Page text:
When Does the Placenta Take Over? The Truth About It!
As your baby grows and matures while you are pregnant, he isn't the only one that grows! Parts around your womb begin to develop as well to keep your baby alive. One of those parts that grow in your uterus is the placenta. But what exactly is the placenta and when does the placenta take over?
It's crucial to know what happens while you're pregnant, especially with what happens as your placenta begins to develop. After all, it's the lifeline between your baby and blood supply! Read on as I show the things you'll need to know about the placenta and when it begins to take over.
What is a Placenta?
We can call the placenta a temporary organ necessary to supply nutrients to your baby (source). Like what I mentioned, it's what keeps your baby alive! Not only does the placenta help with nutrient absorption, but it's also crucial for waste management and oxygen distribution, both critical in helping your baby stay alive and grow.
Before the placenta fully forms, the ovary creates a corpus luteum, which will temporarily act as the placenta.
The placenta is found in the uterine wall, connecting to your baby with the umbilical cord. It's two equal parts for both baby and mother. The placenta is made up of blood vessels, formed through collected cells that move to the uterus. It then attaches to the uterine wall, where it takes over the corpus luteum when fully functional.
But the placenta doesn't fully form immediately. Your body creates the placenta during the first trimester but doesn't fully take over yet!
Here's a video explaining the placenta and how it develops over time:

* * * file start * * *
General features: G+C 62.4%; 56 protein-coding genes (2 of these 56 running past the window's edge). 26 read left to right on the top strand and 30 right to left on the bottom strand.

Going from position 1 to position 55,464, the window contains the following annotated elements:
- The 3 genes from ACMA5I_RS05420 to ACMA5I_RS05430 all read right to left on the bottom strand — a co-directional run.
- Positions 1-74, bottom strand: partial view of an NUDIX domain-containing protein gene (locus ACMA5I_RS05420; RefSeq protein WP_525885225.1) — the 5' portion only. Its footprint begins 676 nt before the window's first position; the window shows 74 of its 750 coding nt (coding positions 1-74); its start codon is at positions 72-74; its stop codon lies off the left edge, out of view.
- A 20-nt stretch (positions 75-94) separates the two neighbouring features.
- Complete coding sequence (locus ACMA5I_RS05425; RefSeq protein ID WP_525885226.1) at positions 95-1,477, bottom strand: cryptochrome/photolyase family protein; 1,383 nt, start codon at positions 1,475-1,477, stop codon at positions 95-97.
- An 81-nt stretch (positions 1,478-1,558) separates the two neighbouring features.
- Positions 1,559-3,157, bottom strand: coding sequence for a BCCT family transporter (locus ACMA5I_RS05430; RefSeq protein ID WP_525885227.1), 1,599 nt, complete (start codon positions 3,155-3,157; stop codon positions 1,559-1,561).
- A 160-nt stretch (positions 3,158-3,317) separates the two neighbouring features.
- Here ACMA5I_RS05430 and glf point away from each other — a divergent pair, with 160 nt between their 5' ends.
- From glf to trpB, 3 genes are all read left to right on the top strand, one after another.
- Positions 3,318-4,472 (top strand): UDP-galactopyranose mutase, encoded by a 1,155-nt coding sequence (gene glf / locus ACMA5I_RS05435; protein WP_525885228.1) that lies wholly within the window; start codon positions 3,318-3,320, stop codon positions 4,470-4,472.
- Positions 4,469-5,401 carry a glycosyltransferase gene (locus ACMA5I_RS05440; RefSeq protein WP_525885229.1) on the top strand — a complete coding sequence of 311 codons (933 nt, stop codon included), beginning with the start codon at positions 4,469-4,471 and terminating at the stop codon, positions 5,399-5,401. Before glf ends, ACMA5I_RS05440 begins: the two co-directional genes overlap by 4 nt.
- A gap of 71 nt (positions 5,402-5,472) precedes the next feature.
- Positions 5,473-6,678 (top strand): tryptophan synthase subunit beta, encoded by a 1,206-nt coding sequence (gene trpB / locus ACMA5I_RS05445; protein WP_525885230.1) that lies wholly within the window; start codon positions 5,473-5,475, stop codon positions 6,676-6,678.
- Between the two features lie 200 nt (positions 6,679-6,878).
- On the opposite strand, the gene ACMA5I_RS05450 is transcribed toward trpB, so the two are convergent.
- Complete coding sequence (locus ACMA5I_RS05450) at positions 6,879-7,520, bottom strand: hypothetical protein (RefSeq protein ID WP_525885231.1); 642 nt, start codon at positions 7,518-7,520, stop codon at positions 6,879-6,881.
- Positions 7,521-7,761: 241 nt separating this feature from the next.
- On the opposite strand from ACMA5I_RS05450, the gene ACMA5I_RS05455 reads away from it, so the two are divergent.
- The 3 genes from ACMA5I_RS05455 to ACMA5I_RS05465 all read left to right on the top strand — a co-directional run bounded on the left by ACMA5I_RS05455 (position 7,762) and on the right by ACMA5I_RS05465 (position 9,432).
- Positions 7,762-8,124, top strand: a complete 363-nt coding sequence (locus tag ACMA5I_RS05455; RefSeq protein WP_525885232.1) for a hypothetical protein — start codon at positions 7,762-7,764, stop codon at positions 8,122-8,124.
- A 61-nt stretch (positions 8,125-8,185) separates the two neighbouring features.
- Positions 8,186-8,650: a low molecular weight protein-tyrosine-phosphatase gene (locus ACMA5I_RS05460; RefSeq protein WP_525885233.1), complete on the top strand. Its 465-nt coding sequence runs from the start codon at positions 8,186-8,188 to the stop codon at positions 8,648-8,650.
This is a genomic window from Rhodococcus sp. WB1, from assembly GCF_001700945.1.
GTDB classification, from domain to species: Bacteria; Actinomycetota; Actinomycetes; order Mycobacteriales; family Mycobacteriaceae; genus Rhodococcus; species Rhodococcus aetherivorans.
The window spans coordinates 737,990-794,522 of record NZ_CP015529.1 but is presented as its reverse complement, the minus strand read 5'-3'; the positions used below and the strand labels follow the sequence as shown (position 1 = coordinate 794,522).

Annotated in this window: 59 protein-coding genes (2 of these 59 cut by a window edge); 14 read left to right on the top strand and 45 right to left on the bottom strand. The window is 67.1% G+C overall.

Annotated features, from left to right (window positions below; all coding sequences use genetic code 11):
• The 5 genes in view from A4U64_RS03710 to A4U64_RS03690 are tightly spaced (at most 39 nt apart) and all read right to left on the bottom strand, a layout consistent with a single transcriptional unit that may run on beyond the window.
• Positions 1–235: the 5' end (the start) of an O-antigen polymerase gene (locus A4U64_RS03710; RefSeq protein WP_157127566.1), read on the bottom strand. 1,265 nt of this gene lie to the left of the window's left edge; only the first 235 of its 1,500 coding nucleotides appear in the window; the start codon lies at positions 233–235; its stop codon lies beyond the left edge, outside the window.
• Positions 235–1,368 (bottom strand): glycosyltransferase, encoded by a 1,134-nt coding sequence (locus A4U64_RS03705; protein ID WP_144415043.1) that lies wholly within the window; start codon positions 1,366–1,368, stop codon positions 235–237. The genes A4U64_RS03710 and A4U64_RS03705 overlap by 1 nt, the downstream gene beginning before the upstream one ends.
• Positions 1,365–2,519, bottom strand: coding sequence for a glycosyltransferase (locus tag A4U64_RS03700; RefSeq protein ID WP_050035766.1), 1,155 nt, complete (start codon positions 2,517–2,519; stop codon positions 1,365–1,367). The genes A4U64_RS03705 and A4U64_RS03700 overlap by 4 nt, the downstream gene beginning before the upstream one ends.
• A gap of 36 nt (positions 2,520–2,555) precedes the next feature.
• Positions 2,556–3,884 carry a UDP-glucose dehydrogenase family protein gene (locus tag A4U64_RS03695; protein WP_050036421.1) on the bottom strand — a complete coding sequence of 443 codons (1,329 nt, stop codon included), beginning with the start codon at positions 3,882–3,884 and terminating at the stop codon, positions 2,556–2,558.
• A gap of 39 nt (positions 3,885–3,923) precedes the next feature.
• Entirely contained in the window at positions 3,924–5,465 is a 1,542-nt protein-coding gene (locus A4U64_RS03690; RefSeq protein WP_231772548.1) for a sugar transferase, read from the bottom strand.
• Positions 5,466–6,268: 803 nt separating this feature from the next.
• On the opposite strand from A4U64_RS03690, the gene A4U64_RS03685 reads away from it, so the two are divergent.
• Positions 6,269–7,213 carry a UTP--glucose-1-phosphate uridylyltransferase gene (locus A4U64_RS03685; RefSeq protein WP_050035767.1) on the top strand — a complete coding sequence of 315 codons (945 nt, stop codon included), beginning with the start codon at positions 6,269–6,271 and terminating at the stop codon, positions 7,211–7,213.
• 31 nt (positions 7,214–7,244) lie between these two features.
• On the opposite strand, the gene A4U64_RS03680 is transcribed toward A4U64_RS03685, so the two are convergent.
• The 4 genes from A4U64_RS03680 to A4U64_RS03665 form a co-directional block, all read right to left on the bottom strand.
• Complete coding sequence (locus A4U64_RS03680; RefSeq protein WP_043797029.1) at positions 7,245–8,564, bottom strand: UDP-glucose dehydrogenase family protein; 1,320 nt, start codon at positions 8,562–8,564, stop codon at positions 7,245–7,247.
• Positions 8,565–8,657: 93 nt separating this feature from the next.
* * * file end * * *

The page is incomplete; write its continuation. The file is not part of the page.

When Does the Placenta Take Over?
Like what I said, your placenta only forms during your first trimester but isn't entirely put to use just yet. It begins to function come the second trimester, slowly gaining full control and use.
Usually, the placenta would take over on the 12th week of pregnancy, though there is no specific date for all mothers (source). Once functional, the placenta would take the full control in producing hormones to help keep you and your baby healthy, taking over in taking care of your baby until he is out of your womb.
The number of placentas will vary if you carry more than one child. Usually, twins would have one placenta each, while identical twins can share one (split in two).
So what happens during the first trimester, while the placenta is still being formed?
As your placenta slowly takes charge in nutrient absorption, your body would produce progesterone to keep the baby healthy. Once the placenta takes over and begins to produce its progesterone, your body's hormonal levels begin to change, which usually results in fewer pregnancy symptoms such as nausea.
As the placenta takes over, you will also notice that other things will happen to your body. Your breasts are more sensitive as it prepares the milk for your baby. Also, the hormonal levels your body products will temporarily surge, causing fatigue and emotional changes.
When giving birth, your placenta will be pushed out after your baby.
Taking Care of The Placenta and Baby
Now that you know what a placenta is and what it does for you and your baby, how will you be able to take care of yourself to keep your placenta functioning healthily for you and your baby? Here are some things to stay healthy:
For pregnant mothers-to-be, it's crucial to know all the developments as you and your baby begin to grow together. Not only will it help you understand how your baby grows, but it will also give you an idea on how to properly take care of yourself and the baby while carrying him.
I hope this article answers your question: "When does the placenta take over?" Now that you know how the placenta works, you can properly take care of your body as it begins to develop and grow.
If you have any questions or would like to share more about the stages of pregnancy, then comment down below. I would love to hear about what you have to think!
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